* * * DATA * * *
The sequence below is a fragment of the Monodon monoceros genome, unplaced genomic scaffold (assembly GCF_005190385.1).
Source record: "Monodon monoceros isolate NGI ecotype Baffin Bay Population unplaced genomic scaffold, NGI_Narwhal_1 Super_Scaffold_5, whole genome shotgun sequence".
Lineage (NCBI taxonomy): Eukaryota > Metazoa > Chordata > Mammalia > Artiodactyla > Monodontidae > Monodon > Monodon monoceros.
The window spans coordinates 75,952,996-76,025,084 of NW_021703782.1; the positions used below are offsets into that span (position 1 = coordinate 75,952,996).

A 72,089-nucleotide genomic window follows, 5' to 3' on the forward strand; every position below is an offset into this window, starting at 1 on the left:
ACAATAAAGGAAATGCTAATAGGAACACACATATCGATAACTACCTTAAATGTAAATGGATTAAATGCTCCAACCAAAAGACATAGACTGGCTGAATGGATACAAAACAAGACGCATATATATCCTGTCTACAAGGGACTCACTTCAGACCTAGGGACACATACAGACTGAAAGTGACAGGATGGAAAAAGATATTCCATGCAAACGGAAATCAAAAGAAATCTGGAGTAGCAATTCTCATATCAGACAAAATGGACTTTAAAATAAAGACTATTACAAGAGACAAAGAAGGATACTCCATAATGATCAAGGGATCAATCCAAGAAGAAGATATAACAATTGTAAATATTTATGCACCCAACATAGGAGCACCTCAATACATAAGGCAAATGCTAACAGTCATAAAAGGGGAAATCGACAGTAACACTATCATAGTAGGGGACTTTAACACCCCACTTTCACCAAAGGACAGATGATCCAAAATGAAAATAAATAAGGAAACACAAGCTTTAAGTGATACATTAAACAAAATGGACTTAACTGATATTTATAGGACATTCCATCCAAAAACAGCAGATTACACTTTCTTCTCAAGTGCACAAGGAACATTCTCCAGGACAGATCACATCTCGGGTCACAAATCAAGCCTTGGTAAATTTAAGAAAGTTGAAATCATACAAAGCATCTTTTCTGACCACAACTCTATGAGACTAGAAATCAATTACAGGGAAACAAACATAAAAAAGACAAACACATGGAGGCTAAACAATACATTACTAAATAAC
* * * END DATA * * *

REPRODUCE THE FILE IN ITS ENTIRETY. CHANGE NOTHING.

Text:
The sequence below is a fragment of the Monodon monoceros genome, unplaced genomic scaffold (assembly GCF_005190385.1).
Source record: "Monodon monoceros isolate NGI ecotype Baffin Bay Population unplaced genomic scaffold, NGI_Narwhal_1 Super_Scaffold_5, whole genome shotgun sequence".
Lineage (NCBI taxonomy): Eukaryota > Metazoa > Chordata > Mammalia > Artiodactyla > Monodontidae > Monodon > Monodon monoceros.
The window spans coordinates 75,952,996-76,025,084 of NW_021703782.1; the positions used below are offsets into that span (position 1 = coordinate 75,952,996).

A 72,089-nucleotide genomic window follows, 5' to 3' on the forward strand; every position below is an offset into this window, starting at 1 on the left:
ACAATAAAGGAAATGCTAATAGGAACACACATATCGATAACTACCTTAAATGTAAATGGATTAAATGCTCCAACCAAAAGACATAGACTGGCTGAATGGATACAAAACAAGACGCATATATATCCTGTCTACAAGGGACTCACTTCAGACCTAGGGACACATACAGACTGAAAGTGACAGGATGGAAAAAGATATTCCATGCAAACGGAAATCAAAAGAAATCTGGAGTAGCAATTCTCATATCAGACAAAATGGACTTTAAAATAAAGACTATTACAAGAGACAAAGAAGGATACTCCATAATGATCAAGGGATCAATCCAAGAAGAAGATATAACAATTGTAAATATTTATGCACCCAACATAGGAGCACCTCAATACATAAGGCAAATGCTAACAGTCATAAAAGGGGAAATCGACAGTAACACTATCATAGTAGGGGACTTTAACACCCCACTTTCACCAAAGGACAGATGATCCAAAATGAAAATAAATAAGGAAACACAAGCTTTAAGTGATACATTAAACAAAATGGACTTAACTGATATTTATAGGACATTCCATCCAAAAACAGCAGATTACACTTTCTTCTCAAGTGCACAAGGAACATTCTCCAGGACAGATCACATCTCGGGTCACAAATCAAGCCTTGGTAAATTTAAGAAAGTTGAAATCATACAAAGCATCTTTTCTGACCACAACTCTATGAGACTAGAAATCAATTACAGGGAAACAAACATAAAAAAGACAAACACATGGAGGCTAAACAATACATTACTAAATAAC